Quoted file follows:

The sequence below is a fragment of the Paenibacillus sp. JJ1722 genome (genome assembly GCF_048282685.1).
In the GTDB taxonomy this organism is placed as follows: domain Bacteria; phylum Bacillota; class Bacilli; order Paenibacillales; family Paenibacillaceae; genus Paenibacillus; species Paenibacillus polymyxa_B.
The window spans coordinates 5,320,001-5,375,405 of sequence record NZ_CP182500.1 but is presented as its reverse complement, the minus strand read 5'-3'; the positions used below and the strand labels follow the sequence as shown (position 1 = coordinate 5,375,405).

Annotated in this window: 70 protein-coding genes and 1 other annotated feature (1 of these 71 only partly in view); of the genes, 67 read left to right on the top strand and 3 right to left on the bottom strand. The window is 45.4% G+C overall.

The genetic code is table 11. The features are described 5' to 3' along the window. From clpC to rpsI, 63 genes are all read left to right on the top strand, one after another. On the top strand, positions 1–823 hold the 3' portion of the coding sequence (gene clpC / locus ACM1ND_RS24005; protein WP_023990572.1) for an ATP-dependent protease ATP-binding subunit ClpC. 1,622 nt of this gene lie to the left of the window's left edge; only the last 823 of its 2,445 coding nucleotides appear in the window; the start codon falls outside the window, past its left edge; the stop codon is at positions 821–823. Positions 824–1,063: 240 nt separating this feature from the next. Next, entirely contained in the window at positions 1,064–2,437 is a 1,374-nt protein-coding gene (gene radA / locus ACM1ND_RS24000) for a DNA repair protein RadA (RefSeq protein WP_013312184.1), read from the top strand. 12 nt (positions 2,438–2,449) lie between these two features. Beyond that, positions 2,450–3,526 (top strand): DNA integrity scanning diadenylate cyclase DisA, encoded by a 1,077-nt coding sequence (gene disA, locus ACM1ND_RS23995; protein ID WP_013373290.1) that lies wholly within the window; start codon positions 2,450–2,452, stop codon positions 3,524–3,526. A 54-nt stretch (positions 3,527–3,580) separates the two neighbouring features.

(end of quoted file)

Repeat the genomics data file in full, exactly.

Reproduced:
The sequence below is a fragment of the Paenibacillus sp. JJ1722 genome (genome assembly GCF_048282685.1).
In the GTDB taxonomy this organism is placed as follows: domain Bacteria; phylum Bacillota; class Bacilli; order Paenibacillales; family Paenibacillaceae; genus Paenibacillus; species Paenibacillus polymyxa_B.
The window spans coordinates 5,320,001-5,375,405 of sequence record NZ_CP182500.1 but is presented as its reverse complement, the minus strand read 5'-3'; the positions used below and the strand labels follow the sequence as shown (position 1 = coordinate 5,375,405).

Annotated in this window: 70 protein-coding genes and 1 other annotated feature (1 of these 71 only partly in view); of the genes, 67 read left to right on the top strand and 3 right to left on the bottom strand. The window is 45.4% G+C overall.

The genetic code is table 11. The features are described 5' to 3' along the window. From clpC to rpsI, 63 genes are all read left to right on the top strand, one after another. On the top strand, positions 1–823 hold the 3' portion of the coding sequence (gene clpC / locus ACM1ND_RS24005; protein WP_023990572.1) for an ATP-dependent protease ATP-binding subunit ClpC. 1,622 nt of this gene lie to the left of the window's left edge; only the last 823 of its 2,445 coding nucleotides appear in the window; the start codon falls outside the window, past its left edge; the stop codon is at positions 821–823. Positions 824–1,063: 240 nt separating this feature from the next. Next, entirely contained in the window at positions 1,064–2,437 is a 1,374-nt protein-coding gene (gene radA / locus ACM1ND_RS24000) for a DNA repair protein RadA (RefSeq protein WP_013312184.1), read from the top strand. 12 nt (positions 2,438–2,449) lie between these two features. Beyond that, positions 2,450–3,526 (top strand): DNA integrity scanning diadenylate cyclase DisA, encoded by a 1,077-nt coding sequence (gene disA, locus ACM1ND_RS23995; protein ID WP_013373290.1) that lies wholly within the window; start codon positions 2,450–2,452, stop codon positions 3,524–3,526. A 54-nt stretch (positions 3,527–3,580) separates the two neighbouring features.